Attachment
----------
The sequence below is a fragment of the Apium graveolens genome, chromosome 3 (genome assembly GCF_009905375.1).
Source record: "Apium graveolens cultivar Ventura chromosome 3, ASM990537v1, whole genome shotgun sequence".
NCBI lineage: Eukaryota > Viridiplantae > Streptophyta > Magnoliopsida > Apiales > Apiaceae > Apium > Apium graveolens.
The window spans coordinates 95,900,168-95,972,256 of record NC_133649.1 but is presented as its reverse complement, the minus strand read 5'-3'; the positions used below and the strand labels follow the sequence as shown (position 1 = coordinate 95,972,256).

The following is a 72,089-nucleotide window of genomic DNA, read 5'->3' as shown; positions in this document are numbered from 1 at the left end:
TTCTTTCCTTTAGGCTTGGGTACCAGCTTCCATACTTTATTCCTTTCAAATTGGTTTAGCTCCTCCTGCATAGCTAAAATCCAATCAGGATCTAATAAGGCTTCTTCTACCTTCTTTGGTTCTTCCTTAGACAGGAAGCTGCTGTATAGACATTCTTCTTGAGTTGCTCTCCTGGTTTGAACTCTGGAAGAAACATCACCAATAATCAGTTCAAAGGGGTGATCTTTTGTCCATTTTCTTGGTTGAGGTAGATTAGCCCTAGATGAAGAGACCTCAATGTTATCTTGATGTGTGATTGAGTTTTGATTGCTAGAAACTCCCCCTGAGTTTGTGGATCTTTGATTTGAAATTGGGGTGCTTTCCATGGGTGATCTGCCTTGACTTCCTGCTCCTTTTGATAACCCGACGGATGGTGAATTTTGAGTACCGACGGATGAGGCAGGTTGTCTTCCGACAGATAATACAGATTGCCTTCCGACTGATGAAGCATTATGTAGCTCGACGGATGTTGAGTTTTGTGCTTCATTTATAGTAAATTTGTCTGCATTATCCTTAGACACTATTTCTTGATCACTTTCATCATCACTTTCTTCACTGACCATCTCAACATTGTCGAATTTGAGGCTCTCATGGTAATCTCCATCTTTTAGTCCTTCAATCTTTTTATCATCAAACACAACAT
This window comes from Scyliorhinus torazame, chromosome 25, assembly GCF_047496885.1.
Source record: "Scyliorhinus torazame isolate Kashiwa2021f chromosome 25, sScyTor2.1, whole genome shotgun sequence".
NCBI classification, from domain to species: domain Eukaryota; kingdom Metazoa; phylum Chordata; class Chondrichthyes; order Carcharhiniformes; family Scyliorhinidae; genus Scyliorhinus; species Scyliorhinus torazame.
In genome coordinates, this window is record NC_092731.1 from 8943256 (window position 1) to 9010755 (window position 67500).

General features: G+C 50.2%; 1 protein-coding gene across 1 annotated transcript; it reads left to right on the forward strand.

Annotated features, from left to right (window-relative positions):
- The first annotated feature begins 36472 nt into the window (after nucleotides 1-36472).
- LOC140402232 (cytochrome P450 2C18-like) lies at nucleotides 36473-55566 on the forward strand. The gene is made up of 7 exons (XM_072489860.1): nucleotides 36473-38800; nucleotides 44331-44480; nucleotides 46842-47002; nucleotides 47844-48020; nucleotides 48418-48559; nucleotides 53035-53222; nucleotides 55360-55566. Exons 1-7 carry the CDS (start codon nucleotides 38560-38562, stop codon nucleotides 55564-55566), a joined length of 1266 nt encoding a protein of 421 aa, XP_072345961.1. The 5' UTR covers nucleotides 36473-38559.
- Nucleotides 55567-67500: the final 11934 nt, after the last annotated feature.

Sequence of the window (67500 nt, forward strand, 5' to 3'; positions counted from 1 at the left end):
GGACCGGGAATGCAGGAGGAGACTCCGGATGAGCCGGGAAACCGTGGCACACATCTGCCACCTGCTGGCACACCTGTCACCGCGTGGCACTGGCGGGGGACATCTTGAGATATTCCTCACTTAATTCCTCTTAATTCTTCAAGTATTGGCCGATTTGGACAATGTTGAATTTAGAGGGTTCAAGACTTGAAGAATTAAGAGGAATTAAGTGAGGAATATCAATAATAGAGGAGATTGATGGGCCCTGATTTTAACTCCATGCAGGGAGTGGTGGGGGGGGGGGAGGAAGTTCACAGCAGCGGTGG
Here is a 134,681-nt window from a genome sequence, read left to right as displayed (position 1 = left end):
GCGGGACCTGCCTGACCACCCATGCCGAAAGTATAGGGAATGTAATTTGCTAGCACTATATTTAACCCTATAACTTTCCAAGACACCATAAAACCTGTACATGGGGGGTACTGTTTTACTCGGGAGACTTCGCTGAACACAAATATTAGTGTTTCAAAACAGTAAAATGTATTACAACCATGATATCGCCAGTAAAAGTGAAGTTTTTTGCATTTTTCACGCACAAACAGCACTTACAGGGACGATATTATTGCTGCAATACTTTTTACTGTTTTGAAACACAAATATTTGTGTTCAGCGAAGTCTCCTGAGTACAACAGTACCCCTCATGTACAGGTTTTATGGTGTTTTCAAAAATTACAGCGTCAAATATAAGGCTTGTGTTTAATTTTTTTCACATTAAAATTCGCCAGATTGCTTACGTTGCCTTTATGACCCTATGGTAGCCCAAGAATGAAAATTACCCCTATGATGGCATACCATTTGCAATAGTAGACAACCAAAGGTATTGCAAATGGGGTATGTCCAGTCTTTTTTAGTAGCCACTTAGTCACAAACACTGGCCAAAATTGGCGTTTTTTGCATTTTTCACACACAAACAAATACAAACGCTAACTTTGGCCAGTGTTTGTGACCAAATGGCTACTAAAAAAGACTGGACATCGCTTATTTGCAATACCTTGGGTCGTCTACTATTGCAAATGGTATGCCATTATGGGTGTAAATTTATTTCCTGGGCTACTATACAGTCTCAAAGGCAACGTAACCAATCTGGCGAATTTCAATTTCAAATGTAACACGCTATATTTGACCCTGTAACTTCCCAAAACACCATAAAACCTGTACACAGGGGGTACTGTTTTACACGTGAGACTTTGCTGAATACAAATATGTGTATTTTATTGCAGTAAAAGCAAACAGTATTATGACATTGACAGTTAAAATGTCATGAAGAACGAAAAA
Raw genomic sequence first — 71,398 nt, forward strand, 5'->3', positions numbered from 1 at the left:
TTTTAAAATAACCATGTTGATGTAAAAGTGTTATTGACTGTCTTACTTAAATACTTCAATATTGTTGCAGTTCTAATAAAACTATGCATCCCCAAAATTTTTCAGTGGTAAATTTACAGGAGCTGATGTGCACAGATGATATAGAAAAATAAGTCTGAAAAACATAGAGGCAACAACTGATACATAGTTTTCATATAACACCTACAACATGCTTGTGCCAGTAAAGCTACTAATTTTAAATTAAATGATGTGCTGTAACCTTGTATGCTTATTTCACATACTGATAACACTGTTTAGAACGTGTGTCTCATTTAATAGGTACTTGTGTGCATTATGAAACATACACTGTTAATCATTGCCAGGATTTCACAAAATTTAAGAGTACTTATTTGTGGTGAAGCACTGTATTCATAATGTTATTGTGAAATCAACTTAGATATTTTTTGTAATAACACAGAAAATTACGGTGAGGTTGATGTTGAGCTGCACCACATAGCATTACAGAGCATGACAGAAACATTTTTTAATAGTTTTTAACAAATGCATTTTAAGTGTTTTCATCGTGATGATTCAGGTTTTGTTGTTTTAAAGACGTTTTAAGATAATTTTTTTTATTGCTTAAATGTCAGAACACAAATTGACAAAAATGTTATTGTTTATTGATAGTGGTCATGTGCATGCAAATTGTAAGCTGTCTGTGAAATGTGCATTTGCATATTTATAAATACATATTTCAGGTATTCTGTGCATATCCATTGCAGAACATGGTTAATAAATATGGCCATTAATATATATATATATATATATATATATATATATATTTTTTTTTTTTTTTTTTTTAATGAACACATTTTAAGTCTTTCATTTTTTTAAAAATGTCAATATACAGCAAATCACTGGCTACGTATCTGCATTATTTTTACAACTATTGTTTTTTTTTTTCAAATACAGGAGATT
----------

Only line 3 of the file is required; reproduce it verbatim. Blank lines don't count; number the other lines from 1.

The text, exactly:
NCBI lineage: Eukaryota > Viridiplantae > Streptophyta > Magnoliopsida > Apiales > Apiaceae > Apium > Apium graveolens.